The idea or concept of Business Continuity or a Business Continuity Plan is often seen by small to medium-sized businesses as not important or relevant to them; they’re just a small fish in a big bond and these global disasters are likely to have a bigger affect on the FTSE 500 than them.
The truth is, even the biggest businesses have neglected their plans during the pandemic.
If we think about disruptions that have occurred across the last year, a lot of them have been widespread and impacted businesses of all sizes. But perhaps for the first time, there is an opportunity for small businesses to utilise best practice, and start adopting a resilient culture now.
From large multinational corporations, right down to the small family-owned businesses, everyone has been affected. It’s easy to focus on the big disruptions, but every day businesses are subjected to yet another disruption from cyber-attacks, system outages, supply chain issues, or even a burst pipe running out into the office.
Some of these disruptions stand alone and are faced on top of the major disruptions we’re dealing with, such as losing access to email systems, or access to seeing the team face to face again.
These are flow-on effects from our major disruptions such as; needing to wait for telecommunication networks to be rebuilt after bushfires destroy the infrastructure, or needing to repair supply chains after they are thrown into disarray from border closures.
I was once being trained on a new system and the question was asked “what happens when this fails?” This was met with some pretty bold statements such as “at our organisation, we don’t have system failures” and “Telstra is more likely to fail than our system”.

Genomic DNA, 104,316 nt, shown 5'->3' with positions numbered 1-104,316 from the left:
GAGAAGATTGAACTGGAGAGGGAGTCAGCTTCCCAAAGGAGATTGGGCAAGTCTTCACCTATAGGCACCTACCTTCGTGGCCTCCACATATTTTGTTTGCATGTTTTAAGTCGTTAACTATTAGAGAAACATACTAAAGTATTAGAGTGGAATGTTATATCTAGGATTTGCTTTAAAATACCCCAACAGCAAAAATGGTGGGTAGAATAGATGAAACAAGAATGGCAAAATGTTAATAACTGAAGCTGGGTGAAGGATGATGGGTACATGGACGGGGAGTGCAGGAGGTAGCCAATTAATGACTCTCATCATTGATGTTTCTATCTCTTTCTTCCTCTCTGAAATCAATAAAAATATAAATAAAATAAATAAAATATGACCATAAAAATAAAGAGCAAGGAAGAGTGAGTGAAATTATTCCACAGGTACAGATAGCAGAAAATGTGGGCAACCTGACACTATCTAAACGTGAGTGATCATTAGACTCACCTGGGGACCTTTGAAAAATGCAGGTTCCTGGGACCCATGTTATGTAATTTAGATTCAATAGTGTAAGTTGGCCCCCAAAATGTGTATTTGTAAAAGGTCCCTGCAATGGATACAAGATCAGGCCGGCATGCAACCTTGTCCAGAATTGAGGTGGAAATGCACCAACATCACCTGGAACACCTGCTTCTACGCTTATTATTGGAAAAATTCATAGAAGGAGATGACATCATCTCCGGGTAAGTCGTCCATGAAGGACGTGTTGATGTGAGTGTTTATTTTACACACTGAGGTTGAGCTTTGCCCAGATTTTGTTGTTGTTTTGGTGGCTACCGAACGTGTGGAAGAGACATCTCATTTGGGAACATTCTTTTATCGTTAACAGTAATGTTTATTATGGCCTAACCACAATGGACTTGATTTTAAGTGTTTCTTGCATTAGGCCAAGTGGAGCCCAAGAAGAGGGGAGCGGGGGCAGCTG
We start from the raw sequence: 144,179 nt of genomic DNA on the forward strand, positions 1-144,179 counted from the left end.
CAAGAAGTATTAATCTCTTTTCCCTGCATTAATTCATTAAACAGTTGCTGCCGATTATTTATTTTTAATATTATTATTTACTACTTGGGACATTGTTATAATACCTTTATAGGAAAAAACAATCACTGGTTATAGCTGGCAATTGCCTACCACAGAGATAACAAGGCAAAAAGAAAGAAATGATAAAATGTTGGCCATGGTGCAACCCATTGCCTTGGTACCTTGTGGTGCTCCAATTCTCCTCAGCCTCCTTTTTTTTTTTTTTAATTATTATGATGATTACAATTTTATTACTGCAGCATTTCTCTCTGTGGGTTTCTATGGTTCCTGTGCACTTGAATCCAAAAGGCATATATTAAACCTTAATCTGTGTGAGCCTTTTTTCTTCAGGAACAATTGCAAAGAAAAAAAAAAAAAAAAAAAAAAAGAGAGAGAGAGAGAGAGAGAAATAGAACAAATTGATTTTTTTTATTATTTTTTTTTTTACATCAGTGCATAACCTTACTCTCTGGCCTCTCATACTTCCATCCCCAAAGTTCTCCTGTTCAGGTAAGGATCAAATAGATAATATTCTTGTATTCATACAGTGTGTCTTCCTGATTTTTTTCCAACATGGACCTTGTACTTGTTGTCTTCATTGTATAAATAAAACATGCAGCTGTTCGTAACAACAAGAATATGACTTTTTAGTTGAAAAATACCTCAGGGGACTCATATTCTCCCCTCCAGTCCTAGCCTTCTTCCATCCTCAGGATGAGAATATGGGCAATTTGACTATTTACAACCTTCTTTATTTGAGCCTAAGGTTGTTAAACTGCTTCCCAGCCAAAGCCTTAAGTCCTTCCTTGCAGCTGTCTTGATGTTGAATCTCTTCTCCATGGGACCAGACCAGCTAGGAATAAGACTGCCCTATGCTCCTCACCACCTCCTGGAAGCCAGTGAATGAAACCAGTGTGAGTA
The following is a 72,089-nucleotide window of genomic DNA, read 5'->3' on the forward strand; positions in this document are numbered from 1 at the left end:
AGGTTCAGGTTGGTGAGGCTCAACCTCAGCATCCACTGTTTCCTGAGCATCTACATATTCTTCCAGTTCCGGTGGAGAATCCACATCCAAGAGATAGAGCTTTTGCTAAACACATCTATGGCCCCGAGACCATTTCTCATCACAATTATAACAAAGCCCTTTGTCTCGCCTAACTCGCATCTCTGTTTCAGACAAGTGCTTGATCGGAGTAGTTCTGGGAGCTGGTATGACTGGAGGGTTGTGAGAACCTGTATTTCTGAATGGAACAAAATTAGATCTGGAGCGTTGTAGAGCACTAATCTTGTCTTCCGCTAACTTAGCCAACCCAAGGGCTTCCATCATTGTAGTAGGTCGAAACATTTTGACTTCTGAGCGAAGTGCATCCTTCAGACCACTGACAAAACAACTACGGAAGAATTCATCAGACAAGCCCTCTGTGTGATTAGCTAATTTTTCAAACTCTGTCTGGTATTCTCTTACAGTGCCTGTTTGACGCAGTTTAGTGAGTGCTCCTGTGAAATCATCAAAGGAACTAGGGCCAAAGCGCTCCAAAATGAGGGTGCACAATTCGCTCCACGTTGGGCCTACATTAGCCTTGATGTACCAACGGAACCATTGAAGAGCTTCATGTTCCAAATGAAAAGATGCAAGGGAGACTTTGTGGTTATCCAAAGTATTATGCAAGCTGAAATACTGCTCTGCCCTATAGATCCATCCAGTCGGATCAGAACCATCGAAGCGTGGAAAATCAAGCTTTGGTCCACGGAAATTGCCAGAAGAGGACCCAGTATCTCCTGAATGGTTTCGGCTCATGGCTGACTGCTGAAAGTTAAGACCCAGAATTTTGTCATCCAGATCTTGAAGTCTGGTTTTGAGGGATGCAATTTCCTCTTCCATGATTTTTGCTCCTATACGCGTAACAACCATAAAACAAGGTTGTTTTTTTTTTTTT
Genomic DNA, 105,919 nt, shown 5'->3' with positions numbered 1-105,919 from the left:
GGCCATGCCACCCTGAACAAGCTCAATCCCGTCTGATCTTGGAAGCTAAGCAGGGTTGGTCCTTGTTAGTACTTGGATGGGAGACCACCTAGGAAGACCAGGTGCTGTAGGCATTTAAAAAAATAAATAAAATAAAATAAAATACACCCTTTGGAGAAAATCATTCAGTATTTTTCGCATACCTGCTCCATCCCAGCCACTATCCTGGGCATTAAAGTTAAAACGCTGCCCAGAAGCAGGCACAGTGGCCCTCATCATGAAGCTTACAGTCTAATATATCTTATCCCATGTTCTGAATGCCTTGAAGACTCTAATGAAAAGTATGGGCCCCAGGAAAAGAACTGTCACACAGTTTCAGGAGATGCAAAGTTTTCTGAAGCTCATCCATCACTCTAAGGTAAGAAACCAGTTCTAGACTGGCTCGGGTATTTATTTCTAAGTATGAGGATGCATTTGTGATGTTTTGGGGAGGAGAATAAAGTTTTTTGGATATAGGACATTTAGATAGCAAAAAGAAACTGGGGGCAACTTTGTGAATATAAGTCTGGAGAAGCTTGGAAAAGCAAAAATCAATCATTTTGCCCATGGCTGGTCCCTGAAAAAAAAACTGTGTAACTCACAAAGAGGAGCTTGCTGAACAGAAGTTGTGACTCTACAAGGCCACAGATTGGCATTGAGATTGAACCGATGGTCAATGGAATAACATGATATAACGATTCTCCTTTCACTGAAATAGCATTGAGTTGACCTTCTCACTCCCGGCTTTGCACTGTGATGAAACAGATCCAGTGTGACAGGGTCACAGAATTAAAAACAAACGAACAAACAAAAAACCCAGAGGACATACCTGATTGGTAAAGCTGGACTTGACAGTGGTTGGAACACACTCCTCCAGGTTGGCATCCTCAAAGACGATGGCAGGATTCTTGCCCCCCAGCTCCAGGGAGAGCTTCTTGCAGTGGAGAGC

Sure enough, a couple of weeks after the system was launched there was an outage that lasted a few hours but affected many of our customers, leaving teams to try and figure out workarounds.
Business Continuity Plans aren’t a one size fits all product. The same style of plan that suits global corporations isn’t going to work for smaller businesses, however we’re seeing the evidence this year that disruptions don’t discriminate, they can hit organisations of all shapes and sizes. Fortunately, plans can also be shaped to organisations of all sizes.
At RiskLogic, one of our smallest clients (in terms of staff) holds four people. They service a global audience in the tens of thousands. So, the argument could be made that their internal structure is so small, they can manage it in an agile, in-house format. Despite that assumption, this client’s plan is comprehensive and has been well tested and used during the supply chain disruptions of COVID-19.
In the big scheme of things, it’s so easy to underestimate the value of Business Continuity. I had a mentor tell me
Business Continuity Plans are the tools required to help businesses collect resilient procedures, but they end collecting dust instead.
But it can be so much more than that. It can help those small businesses thrive through what is likely their toughest battle. It helps large corporates stay on top of what their stakeholders expect of them.
Business Continuity should be and can be used by all, so start yours today!